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Fermented Asian Food and Gut Dysbiosis 101

Posted Apr 23 2011 2:42pm



Flexibility = Adaptability

This gentleman was kind enough to let me take his photo by the West Lake in Huangzhou. His pose lasted longer than the time we had to hang out! I especially loved his timeless smile and ageless grace.









Fermented Foods of China









Quest for Fermented Food

In our first leg of our vacation in China, my husband and I had dinner with fellow blogger and fermentation fan Seth Roberts at his choice, a Yunnan restaurant which specialized in regional dishes. Wasn't difficult to track down dishes with fermented condiments or fermented flavors. Most traditional ethnicities incorporate fermented foods in daily meals from dawn to twilight no matter where you are on planet earth. (everywhere except the land of McDonalds, Velveeta doesn't count!)

From top to bottom-- roasted duck with fermented bean paste (I think, I can't recall now!)
--deep fried insects (grub have microbiota which ferment but *ugggh* the veggie oils)
--fish with fermented black bean sauce
--yak milk yogurt, fermented sweeten rice wine dessert w/tapioca balls, tea with milk (tea leaves fermented)
--(not shown) B-E-E-R, fermented grains (it aint that bad, no?)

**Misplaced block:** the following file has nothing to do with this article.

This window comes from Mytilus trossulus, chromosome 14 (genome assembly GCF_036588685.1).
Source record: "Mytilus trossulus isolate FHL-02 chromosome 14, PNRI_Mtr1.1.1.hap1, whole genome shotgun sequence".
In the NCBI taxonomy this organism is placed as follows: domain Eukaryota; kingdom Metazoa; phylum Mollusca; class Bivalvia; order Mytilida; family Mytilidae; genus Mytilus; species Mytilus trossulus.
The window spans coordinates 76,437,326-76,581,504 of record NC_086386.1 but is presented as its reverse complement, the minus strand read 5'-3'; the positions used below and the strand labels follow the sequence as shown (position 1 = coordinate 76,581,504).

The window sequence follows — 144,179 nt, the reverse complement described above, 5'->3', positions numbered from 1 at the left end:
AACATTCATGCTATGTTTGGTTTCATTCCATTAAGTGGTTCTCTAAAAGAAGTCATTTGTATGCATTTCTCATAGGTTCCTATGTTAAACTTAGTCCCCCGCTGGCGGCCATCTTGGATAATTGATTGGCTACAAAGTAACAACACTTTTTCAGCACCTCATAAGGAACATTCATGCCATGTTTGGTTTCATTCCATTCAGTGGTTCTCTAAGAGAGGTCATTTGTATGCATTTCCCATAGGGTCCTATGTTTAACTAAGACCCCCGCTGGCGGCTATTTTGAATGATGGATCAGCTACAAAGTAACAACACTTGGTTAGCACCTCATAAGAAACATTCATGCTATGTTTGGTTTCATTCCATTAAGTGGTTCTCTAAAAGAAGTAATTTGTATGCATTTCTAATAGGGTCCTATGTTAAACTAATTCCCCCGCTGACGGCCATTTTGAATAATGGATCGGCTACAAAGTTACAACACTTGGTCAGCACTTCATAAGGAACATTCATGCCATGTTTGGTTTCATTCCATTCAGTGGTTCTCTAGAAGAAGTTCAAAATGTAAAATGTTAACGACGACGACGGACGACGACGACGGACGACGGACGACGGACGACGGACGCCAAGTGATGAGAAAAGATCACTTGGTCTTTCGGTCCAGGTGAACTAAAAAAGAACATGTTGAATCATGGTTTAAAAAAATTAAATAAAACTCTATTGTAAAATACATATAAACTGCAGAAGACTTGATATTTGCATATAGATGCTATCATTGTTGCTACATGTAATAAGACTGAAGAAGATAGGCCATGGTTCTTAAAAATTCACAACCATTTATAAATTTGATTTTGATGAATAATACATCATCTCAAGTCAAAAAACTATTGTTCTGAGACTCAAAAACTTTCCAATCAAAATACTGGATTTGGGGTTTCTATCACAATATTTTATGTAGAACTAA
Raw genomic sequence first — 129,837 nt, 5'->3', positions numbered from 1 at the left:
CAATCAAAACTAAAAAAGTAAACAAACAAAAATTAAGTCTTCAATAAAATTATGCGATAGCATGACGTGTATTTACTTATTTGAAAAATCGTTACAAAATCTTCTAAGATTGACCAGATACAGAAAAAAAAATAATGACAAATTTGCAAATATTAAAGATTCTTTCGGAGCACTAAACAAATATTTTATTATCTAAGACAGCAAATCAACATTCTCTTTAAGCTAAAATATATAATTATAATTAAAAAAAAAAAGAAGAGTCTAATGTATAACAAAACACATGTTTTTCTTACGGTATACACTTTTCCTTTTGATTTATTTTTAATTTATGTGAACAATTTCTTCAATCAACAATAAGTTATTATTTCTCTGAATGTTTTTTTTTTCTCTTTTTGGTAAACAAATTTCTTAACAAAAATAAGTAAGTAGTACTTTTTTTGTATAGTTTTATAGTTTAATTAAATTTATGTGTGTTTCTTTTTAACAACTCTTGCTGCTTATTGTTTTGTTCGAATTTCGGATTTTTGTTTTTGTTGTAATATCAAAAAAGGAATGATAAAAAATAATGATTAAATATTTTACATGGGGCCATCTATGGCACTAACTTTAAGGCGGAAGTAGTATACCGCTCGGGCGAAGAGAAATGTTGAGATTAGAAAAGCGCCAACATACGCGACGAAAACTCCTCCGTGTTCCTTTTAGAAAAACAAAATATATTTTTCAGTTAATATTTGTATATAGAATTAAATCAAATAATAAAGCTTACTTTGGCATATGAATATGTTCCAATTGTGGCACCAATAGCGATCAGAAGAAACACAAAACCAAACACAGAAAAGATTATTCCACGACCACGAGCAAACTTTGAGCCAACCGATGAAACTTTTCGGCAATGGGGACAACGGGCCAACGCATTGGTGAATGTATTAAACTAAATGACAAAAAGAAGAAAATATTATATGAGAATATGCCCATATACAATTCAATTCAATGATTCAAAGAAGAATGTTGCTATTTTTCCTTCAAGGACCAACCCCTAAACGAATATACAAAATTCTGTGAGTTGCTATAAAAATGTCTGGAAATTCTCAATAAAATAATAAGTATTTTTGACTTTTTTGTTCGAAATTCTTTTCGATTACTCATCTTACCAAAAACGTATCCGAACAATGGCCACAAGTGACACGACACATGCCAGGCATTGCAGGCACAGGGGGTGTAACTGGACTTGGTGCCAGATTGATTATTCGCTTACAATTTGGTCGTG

YUM!




Exploring the Benefits of Fermentation

Our gut microbiome is primarily responsible for fermenting our undigested food. Under pathologic circumstances, fermentation happens where it is not supposed to, e.g. the stomach, small bowel or in our blood stream.

Below Jiménez describes the benefits and distinct role our gut microbiome plays in our health, longevity and maintenance. Some experts even propose that our gut microbiome fucntions as an neuro-endocrine organ. I would strongly concur. It is transplantable like any other organ and is so indisposable that we cannot live without it. When it goes awry in function, like any other organ, a host of chronic illnesses and disorders ensue -- obesity, autoimmune diseases, cancer, mental conditions/crankiness, infertility, heart disease, etc.




Table IV Primary Functions of Intestinal Microflora (per Jiménez) ( free PDF )

I. Planktonic microflora --> METABOLIC

(a) To ferment indigestible substrates (fiber, extruded cells and endogenous mucus)

(b) To favor the growth of beneficial intestinal microflora
----(i) Improves lactose digestion
----(ii) Modulates intsetinal gas production
----(iii) Increases genesis of short-chain fatty acids --> intraluminal acidication --> increases intestinal transit
----(iv) Increases the absorption of Ca, Fe, and Mg
----(v) Synthesizes vitamins: K, folic acid, biotin, B12


II. Mucosa-associated microbiota (MAM)

(a) Protective
----(i) Barrier effect + bacteriocin synthesis --> prevention of invasion by exogenous pathogens
----(ii) Maintenance of intestinal permeability --> prevents bacterial translocation and systemic infection (e.g. PREVENTION OF POOP IN THE BLOOD STREAM)

(b) Trophic
----(i) Controls epithelial cell proliferation and differentiation of intestinal mucosa
----(ii) Maintains new cell growth in intestinal epithelial crypts
----(iii) Of the intestinal immune system: cells and serum (immunoglobulins)




Sources


Rev Esp Enferm Dig. 2009 Aug;101(8):553-64.
Treatment of irritable bowel syndrome with probiotics. An etiopathogenic approach at last?
Bixquert Jiménez M .
Abstract